Mrs Joney

Today’s cabinet card is of an older woman with snow-white hair.

(I hope my hair goes white like that when I'm old).

(I hope my hair goes white like that when I’m old).

Besides her hair, I was impressed with the fullness of the blouse part of the bodice.  I love the white lace collar and I like the trim on lapel of the bodice.  The darker trim around the blouse looks to be a velvet does it not?

The photographer is Beals, Douglas Ave, Elgin Ills.  I thought it was possible the logo in the center has a pale toned “F” in the middle of the “B”.  When I googled that name, I found another cabinet card on eBay with the same name and address and the logo clearly says “FB”.  (The other card says 23 Douglas and I believed mine said 25 Douglas. For reasons you will see further down, I believe my card has faded to the point that the 3 merely looked like a 5)

I also found a write-up for photographers in Evansville Wisconsin that say a Ferris Beal was taking photographs there until 1889 when he moved to Elgin.  Scroll down this page about half way.  There is two photographs with women as subjects.  The description of Beal is just above them.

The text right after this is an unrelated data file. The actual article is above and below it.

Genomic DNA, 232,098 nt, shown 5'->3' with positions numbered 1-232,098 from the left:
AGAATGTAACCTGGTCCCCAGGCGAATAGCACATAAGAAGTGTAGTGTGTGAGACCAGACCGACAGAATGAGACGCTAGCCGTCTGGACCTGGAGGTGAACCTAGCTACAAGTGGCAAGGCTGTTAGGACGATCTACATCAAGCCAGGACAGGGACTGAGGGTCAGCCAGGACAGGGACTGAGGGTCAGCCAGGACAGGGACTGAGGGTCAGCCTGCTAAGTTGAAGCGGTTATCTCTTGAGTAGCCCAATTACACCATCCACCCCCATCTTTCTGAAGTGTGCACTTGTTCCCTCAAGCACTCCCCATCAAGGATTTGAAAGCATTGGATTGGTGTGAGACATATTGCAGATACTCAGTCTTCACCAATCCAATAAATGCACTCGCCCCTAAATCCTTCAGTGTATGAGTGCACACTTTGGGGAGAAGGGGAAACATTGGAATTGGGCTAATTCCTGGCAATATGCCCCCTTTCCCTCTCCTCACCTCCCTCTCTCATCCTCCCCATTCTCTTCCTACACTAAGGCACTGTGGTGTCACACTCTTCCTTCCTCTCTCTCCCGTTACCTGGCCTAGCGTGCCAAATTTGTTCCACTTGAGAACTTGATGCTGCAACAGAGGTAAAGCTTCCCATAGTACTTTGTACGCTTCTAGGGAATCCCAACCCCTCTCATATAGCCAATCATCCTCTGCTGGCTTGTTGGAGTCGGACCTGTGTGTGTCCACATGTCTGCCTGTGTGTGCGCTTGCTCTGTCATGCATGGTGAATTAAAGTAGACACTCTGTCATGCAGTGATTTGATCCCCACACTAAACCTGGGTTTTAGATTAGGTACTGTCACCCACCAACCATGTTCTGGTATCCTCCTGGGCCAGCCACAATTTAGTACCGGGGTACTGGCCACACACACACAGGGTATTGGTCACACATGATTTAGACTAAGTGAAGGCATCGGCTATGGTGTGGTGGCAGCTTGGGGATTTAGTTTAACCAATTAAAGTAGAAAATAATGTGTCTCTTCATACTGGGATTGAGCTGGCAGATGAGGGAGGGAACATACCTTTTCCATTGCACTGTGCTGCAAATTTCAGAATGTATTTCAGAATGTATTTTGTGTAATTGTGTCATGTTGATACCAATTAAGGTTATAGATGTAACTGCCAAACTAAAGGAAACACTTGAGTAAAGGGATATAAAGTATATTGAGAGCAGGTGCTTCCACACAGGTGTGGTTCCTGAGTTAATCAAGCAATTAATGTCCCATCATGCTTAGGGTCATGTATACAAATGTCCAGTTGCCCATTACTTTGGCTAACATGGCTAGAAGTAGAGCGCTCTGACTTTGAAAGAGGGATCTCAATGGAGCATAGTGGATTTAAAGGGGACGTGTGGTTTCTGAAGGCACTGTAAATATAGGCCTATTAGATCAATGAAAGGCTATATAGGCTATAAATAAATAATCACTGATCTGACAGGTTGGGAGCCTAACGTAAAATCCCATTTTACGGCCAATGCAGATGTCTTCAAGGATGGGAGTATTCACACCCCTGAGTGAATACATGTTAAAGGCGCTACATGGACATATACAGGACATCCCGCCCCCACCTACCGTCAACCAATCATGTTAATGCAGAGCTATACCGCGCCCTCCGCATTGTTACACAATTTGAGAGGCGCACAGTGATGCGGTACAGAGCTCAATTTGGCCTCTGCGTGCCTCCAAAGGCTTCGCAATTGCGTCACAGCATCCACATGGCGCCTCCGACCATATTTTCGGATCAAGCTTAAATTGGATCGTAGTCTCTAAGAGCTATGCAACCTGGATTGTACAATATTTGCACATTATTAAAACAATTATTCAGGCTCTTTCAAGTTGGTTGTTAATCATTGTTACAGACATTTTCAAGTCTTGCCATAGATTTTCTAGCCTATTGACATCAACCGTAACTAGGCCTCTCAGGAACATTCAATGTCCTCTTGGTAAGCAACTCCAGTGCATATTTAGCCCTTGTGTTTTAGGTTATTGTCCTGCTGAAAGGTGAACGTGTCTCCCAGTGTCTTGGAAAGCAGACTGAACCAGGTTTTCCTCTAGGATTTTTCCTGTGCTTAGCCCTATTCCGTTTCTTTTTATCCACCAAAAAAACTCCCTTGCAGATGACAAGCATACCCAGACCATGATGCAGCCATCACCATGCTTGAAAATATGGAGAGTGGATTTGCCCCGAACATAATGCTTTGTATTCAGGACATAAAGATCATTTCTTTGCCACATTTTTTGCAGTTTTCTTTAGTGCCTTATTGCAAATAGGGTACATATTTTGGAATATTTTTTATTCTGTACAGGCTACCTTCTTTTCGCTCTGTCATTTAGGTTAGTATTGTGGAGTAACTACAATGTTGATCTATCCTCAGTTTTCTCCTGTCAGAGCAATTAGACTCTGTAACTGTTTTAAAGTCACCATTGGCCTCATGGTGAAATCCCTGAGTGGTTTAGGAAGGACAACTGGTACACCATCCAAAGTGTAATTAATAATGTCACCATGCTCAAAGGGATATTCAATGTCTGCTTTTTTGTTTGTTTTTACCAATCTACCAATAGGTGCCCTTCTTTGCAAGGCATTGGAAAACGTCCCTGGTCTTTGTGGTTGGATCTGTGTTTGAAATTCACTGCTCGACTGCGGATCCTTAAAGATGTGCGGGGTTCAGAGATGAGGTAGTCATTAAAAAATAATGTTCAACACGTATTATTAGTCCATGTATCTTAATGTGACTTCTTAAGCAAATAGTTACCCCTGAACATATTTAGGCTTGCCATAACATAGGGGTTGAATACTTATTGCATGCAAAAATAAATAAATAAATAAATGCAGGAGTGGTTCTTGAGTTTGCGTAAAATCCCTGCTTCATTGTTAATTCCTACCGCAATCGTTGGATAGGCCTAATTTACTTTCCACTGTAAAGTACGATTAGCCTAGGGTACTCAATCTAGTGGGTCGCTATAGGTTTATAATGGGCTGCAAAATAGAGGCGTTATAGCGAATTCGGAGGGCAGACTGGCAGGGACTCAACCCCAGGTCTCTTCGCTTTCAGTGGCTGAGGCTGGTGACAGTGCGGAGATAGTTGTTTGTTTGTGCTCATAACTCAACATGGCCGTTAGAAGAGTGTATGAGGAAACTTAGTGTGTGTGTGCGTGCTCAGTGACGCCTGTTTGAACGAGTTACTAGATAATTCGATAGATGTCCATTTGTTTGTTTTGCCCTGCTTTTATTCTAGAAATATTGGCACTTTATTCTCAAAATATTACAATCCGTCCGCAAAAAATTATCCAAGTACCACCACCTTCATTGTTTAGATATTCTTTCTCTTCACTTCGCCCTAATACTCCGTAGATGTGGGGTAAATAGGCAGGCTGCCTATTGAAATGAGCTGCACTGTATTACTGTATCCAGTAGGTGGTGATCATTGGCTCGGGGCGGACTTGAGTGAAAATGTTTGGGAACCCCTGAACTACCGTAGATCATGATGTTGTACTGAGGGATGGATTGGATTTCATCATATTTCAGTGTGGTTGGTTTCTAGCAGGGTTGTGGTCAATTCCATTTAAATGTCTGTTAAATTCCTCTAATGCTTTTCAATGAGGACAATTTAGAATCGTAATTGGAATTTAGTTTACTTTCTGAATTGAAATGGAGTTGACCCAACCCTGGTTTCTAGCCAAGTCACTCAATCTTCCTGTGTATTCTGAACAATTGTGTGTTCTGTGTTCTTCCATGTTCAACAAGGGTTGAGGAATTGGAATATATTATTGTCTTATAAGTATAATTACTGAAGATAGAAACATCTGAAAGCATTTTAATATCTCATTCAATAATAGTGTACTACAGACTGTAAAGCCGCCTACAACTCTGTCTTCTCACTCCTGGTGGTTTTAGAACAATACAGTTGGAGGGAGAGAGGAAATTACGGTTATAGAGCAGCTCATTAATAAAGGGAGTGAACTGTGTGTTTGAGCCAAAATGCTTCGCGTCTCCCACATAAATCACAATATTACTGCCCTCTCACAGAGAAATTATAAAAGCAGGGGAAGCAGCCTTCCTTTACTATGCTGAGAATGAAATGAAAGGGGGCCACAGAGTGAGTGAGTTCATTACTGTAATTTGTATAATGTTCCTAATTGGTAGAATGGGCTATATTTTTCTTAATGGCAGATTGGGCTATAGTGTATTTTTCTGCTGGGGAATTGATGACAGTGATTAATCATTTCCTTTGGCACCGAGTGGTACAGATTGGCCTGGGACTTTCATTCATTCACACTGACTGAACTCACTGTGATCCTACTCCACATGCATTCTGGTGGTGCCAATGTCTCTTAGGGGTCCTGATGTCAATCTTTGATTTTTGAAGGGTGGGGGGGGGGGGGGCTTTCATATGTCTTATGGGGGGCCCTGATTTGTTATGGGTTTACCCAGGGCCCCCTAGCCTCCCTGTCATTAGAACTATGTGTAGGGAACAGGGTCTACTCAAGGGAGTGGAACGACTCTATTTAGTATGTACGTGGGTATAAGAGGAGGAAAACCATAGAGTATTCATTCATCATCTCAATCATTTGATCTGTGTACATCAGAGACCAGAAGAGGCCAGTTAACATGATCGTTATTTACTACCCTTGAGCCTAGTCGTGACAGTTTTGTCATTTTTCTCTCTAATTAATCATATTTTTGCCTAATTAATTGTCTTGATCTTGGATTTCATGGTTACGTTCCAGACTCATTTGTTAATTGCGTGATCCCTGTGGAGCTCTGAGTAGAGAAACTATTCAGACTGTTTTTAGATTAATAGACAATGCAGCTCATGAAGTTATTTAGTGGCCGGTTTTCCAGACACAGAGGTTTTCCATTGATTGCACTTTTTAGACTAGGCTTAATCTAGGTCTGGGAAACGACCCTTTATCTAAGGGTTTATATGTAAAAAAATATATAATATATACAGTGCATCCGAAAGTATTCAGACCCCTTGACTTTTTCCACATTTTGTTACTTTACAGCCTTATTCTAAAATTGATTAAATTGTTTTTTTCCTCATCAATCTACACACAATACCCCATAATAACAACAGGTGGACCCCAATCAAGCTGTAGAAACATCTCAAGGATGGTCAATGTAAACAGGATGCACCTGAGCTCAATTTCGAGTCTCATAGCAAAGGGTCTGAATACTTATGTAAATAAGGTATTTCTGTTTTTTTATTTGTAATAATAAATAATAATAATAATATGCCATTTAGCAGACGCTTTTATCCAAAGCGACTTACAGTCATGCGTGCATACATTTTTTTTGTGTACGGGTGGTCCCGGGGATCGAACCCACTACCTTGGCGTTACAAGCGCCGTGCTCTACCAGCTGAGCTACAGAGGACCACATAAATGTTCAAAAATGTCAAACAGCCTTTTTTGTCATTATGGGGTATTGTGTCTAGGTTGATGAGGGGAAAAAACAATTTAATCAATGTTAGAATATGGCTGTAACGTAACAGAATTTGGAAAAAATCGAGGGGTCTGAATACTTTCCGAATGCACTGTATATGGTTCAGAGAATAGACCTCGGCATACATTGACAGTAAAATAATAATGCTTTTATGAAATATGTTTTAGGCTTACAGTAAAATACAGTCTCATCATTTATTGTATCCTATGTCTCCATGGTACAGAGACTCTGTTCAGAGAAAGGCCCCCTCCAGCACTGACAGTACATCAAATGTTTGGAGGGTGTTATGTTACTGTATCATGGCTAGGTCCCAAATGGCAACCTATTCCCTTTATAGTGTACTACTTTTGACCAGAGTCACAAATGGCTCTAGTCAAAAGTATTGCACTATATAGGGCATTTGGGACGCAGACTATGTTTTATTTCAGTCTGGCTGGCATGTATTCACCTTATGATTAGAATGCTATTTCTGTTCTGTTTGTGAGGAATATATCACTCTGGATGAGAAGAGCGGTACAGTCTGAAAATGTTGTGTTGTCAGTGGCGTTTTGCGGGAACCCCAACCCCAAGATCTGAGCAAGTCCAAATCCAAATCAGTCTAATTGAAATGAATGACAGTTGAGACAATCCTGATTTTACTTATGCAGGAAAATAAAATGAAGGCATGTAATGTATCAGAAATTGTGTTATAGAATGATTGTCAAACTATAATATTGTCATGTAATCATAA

Then I hit a gold mine!  If you scroll down to the dates 1890-91 you see Beals at the 23 Douglas address.  He remains at that same address until 1908.  This is why I believe my card does in fact say 23 and not 25 as I originally thought.  This tells us the card is from 1890-1908.  This certainly fits with the huge sleeves of her dress.

Our lady seems to have a name though I have some doubts about how much of the name is hers and how much was spelled correctly.

Georgie Mrs. Joney

Georgie Mrs. Joney

The “Mrs. Joney” seems to be written in child like scrawl.  The Georgie was written by an adult hand.  Was this an older person completing the name?  Was Georgie the name of the child that did the other writing?  Did the child spell the last name correctly?


2 thoughts on “Mrs Joney

  1. Shirley A Victorian says:

    I think Georgie was most likely the lady in the picture. That the “child” may have known her as “Mrs. Joney”.

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